Last week’s attack and sorting through the information overload is daunting. We regularly turn to a few knowledgeable sources to help to guide us when we’re perplexed. Here are a few examples:
Founded in 1996, the International Institute for Counter-Terrorism (ICT) is one of the leading academic institutes for counter-terrorism in the world, facilitating international cooperation in the global struggle against terrorism. It is based at the Interdisciplinary Center (IDC), Herzliya and includes some of the top experts in terrorism, counter-terrorism, homeland security, threat vulnerability, risk assessment, intelligence analysis, national security and defense policy. See their The Brussels Attacks – What do we know? & Insights from ICT Experts.
- The National Consortium for the Study of Terrorism and Responses to Terrorism—better known as START—is a Department of Homeland Security Center of Excellence headquartered at the University of Maryland comprised of an international network of scholars committed to the scientific study of the causes and human consequences of terrorism in the United States and around the world. See their Terrorism in Belgium and Western Europe; Attacks against Transportation Targets; Coordinated Terrorist Attacks.
- The U.S. State Department issued a Travel Alert for Europe cautioning that terrorist groups continue to plan near-term attacks throughout Europe, targeting sporting events, tourist sites, restaurants, and transportation. The State Department also maintains a Worldwide Caution which highlights that all European countries remain vulnerable to attacks from transnational terrorist organizations.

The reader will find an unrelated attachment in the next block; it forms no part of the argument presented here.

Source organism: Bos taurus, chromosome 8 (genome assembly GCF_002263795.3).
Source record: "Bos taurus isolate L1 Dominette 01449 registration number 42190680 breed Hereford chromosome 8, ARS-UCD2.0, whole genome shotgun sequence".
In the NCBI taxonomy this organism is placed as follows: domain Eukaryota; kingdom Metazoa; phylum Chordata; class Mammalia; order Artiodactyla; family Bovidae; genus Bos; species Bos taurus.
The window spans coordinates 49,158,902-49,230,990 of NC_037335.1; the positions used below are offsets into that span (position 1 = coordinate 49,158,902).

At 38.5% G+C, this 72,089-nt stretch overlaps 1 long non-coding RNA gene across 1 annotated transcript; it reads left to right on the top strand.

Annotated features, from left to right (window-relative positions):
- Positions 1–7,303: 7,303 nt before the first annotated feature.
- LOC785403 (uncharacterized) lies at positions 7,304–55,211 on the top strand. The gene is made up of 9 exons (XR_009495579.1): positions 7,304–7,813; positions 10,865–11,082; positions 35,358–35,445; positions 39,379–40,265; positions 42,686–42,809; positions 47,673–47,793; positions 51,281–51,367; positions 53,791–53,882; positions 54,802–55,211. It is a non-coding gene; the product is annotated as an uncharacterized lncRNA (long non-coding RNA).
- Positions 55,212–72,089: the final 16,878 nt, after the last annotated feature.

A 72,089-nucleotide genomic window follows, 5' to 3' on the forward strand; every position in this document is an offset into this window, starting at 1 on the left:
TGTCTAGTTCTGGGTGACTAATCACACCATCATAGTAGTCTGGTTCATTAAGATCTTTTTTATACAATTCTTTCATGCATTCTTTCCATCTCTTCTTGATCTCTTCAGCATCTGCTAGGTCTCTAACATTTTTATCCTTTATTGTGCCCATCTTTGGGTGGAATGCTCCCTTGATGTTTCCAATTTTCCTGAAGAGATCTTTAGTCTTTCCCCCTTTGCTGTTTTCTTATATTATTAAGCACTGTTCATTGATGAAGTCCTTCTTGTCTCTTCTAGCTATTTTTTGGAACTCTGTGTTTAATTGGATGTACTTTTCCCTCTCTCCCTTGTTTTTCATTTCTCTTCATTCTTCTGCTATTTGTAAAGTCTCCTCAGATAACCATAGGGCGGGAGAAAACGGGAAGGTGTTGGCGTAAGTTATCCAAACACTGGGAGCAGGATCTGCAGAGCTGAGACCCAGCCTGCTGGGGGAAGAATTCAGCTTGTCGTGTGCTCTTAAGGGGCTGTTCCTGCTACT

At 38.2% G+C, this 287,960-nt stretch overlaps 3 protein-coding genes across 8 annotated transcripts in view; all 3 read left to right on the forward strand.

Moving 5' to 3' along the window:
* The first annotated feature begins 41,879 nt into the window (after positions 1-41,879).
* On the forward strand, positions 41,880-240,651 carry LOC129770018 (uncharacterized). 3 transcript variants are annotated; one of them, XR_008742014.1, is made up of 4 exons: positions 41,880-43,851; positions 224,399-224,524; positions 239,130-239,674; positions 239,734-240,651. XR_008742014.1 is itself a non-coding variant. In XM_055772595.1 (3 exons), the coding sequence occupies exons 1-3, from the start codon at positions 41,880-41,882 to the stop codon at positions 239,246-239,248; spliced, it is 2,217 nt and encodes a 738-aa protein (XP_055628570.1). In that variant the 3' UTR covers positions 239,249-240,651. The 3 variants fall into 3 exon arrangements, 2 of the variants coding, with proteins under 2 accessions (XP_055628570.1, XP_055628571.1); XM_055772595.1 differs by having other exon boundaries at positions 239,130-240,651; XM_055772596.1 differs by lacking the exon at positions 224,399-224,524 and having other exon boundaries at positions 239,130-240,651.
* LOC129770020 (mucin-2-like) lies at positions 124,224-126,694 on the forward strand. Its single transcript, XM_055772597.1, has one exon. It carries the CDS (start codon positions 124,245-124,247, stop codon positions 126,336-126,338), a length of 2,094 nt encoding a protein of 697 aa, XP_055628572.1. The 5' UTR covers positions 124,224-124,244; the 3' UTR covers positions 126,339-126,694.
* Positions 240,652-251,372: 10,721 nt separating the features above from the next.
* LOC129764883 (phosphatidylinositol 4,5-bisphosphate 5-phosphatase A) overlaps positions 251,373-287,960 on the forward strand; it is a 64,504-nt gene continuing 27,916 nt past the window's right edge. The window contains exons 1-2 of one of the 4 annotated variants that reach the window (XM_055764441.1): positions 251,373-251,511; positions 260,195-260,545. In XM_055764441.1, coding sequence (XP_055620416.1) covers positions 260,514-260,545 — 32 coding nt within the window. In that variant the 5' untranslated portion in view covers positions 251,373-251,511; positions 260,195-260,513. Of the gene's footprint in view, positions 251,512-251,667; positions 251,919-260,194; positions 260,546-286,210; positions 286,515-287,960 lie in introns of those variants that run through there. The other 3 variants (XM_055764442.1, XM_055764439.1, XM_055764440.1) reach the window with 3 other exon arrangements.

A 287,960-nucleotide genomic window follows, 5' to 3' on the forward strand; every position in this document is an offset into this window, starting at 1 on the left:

- Stratfor is a geopolitical intelligence firm that provides strategic analysis and forecasting to individuals and organizations around the world. One of their recent analyses observes, “The Brussels blasts are a striking reminder of the difficulty of preventing attacks against soft targets. Unlike hard targets, which tend to require attackers to use large teams of operatives with elaborate attack plans or large explosive devices to breach defenses, soft targets offer militant planners an advantage in that they can frequently be attacked by a single operative or small team using a simple attack plan. In addition, attacks against transportation-related targets such as metro stations and airports allow attackers to kill large groups of people and attract significant media attention.” Alongside transportation hubs, hotels and restaurants, institutions — such as houses of worship and schools — are classic soft targets. See Brussels Blasts: The Struggle to Secure Soft Targets.